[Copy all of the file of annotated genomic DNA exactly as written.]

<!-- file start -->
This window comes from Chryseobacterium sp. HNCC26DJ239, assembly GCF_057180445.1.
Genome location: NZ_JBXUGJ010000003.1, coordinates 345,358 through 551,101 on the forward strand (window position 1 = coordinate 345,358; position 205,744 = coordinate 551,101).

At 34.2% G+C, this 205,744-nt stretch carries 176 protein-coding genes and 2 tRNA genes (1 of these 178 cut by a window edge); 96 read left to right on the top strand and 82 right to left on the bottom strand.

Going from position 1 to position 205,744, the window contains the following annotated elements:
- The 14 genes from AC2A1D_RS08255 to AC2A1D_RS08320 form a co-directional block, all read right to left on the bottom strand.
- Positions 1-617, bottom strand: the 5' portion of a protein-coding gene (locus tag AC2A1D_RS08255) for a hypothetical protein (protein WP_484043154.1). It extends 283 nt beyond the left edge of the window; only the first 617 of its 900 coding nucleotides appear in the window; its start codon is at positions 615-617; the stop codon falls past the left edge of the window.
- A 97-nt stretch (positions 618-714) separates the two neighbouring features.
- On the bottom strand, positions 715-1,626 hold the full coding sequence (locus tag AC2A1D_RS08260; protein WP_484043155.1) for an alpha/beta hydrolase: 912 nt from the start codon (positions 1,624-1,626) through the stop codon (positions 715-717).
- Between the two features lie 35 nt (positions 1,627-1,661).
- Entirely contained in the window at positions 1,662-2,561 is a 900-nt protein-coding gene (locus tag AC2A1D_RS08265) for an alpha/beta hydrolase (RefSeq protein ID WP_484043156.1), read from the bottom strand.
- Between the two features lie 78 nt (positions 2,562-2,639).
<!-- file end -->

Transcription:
This window comes from Chryseobacterium sp. HNCC26DJ239, assembly GCF_057180445.1.
Genome location: NZ_JBXUGJ010000003.1, coordinates 345,358 through 551,101 on the forward strand (window position 1 = coordinate 345,358; position 205,744 = coordinate 551,101).

At 34.2% G+C, this 205,744-nt stretch carries 176 protein-coding genes and 2 tRNA genes (1 of these 178 cut by a window edge); 96 read left to right on the top strand and 82 right to left on the bottom strand.

Going from position 1 to position 205,744, the window contains the following annotated elements:
- The 14 genes from AC2A1D_RS08255 to AC2A1D_RS08320 form a co-directional block, all read right to left on the bottom strand.
- Positions 1-617, bottom strand: the 5' portion of a protein-coding gene (locus tag AC2A1D_RS08255) for a hypothetical protein (protein WP_484043154.1). It extends 283 nt beyond the left edge of the window; only the first 617 of its 900 coding nucleotides appear in the window; its start codon is at positions 615-617; the stop codon falls past the left edge of the window.
- A 97-nt stretch (positions 618-714) separates the two neighbouring features.
- On the bottom strand, positions 715-1,626 hold the full coding sequence (locus tag AC2A1D_RS08260; protein WP_484043155.1) for an alpha/beta hydrolase: 912 nt from the start codon (positions 1,624-1,626) through the stop codon (positions 715-717).
- Between the two features lie 35 nt (positions 1,627-1,661).
- Entirely contained in the window at positions 1,662-2,561 is a 900-nt protein-coding gene (locus tag AC2A1D_RS08265) for an alpha/beta hydrolase (RefSeq protein ID WP_484043156.1), read from the bottom strand.
- Between the two features lie 78 nt (positions 2,562-2,639).